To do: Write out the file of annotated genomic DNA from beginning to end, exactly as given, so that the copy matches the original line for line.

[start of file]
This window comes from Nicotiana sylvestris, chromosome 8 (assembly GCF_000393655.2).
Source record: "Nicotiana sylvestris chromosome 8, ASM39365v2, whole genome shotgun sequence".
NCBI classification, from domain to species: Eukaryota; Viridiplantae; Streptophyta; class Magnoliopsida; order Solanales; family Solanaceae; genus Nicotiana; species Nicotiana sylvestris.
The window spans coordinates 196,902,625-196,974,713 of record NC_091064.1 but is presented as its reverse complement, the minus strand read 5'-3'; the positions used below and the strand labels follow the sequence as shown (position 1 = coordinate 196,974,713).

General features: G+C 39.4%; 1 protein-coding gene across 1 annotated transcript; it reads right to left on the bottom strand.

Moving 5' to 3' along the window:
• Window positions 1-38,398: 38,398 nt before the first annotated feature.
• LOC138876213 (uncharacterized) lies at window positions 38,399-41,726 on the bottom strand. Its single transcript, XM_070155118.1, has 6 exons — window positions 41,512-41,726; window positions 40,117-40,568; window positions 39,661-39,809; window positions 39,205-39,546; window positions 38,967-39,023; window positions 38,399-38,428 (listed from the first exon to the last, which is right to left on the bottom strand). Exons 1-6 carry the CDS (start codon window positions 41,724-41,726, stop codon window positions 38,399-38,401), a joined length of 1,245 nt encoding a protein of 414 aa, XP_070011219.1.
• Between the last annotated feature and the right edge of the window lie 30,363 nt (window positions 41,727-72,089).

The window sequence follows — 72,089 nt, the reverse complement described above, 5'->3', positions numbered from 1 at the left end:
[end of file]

This window comes from Nicotiana sylvestris, chromosome 8 (assembly GCF_000393655.2).
Source record: "Nicotiana sylvestris chromosome 8, ASM39365v2, whole genome shotgun sequence".
NCBI classification, from domain to species: Eukaryota; Viridiplantae; Streptophyta; class Magnoliopsida; order Solanales; family Solanaceae; genus Nicotiana; species Nicotiana sylvestris.
The window spans coordinates 196,902,625-196,974,713 of record NC_091064.1 but is presented as its reverse complement, the minus strand read 5'-3'; the positions used below and the strand labels follow the sequence as shown (position 1 = coordinate 196,974,713).

General features: G+C 39.4%; 1 protein-coding gene across 1 annotated transcript; it reads right to left on the bottom strand.

Moving 5' to 3' along the window:
• Window positions 1-38,398: 38,398 nt before the first annotated feature.
• LOC138876213 (uncharacterized) lies at window positions 38,399-41,726 on the bottom strand. Its single transcript, XM_070155118.1, has 6 exons — window positions 41,512-41,726; window positions 40,117-40,568; window positions 39,661-39,809; window positions 39,205-39,546; window positions 38,967-39,023; window positions 38,399-38,428 (listed from the first exon to the last, which is right to left on the bottom strand). Exons 1-6 carry the CDS (start codon window positions 41,724-41,726, stop codon window positions 38,399-38,401), a joined length of 1,245 nt encoding a protein of 414 aa, XP_070011219.1.
• Between the last annotated feature and the right edge of the window lie 30,363 nt (window positions 41,727-72,089).

The window sequence follows — 72,089 nt, the reverse complement described above, 5'->3', positions numbered from 1 at the left end: